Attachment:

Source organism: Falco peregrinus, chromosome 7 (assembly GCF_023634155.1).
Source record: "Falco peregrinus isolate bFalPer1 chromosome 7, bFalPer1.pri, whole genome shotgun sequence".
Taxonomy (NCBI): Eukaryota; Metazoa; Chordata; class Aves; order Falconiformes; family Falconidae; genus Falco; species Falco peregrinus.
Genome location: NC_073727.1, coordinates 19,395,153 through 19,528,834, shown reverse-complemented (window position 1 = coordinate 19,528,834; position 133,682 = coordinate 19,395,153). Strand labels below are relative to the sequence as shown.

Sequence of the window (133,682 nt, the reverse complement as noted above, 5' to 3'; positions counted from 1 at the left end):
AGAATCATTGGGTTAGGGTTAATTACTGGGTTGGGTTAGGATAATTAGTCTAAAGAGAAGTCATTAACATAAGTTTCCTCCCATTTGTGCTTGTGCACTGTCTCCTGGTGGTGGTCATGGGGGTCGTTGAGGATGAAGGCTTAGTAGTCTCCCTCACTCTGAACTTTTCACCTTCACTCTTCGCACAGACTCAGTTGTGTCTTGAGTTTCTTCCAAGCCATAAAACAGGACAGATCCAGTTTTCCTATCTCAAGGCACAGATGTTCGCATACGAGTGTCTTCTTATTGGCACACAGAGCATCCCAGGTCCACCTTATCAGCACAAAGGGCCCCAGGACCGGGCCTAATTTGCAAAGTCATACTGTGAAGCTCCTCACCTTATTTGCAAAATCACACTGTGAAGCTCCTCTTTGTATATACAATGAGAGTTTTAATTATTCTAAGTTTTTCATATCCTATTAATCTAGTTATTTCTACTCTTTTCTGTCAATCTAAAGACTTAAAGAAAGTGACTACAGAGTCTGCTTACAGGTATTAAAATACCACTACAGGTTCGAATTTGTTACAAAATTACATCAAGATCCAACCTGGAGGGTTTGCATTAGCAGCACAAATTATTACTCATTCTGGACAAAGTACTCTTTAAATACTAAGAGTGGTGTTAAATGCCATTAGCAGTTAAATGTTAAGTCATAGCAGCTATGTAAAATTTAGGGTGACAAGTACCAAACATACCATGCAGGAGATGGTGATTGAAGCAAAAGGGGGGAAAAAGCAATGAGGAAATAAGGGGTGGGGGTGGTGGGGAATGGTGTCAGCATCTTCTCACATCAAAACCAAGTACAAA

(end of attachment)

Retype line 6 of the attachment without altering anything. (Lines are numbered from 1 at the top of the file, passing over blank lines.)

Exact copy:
AGAATCATTGGGTTAGGGTTAATTACTGGGTTGGGTTAGGATAATTAGTCTAAAGAGAAGTCATTAACATAAGTTTCCTCCCATTTGTGCTTGTGCACTGTCTCCTGGTGGTGGTCATGGGGGTCGTTGAGGATGAAGGCTTAGTAGTCTCCCTCACTCTGAACTTTTCACCTTCACTCTTCGCACAGACTCAGTTGTGTCTTGAGTTTCTTCCAAGCCATAAAACAGGACAGATCCAGTTTTCCTATCTCAAGGCACAGATGTTCGCATACGAGTGTCTTCTTATTGGCACACAGAGCATCCCAGGTCCACCTTATCAGCACAAAGGGCCCCAGGACCGGGCCTAATTTGCAAAGTCATACTGTGAAGCTCCTCACCTTATTTGCAAAATCACACTGTGAAGCTCCTCTTTGTATATACAATGAGAGTTTTAATTATTCTAAGTTTTTCATATCCTATTAATCTAGTTATTTCTACTCTTTTCTGTCAATCTAAAGACTTAAAGAAAGTGACTACAGAGTCTGCTTACAGGTATTAAAATACCACTACAGGTTCGAATTTGTTACAAAATTACATCAAGATCCAACCTGGAGGGTTTGCATTAGCAGCACAAATTATTACTCATTCTGGACAAAGTACTCTTTAAATACTAAGAGTGGTGTTAAATGCCATTAGCAGTTAAATGTTAAGTCATAGCAGCTATGTAAAATTTAGGGTGACAAGTACCAAACATACCATGCAGGAGATGGTGATTGAAGCAAAAGGGGGGAAAAAGCAATGAGGAAATAAGGGGTGGGGGTGGTGGGGAATGGTGTCAGCATCTTCTCACATCAAAACCAAGTACAAA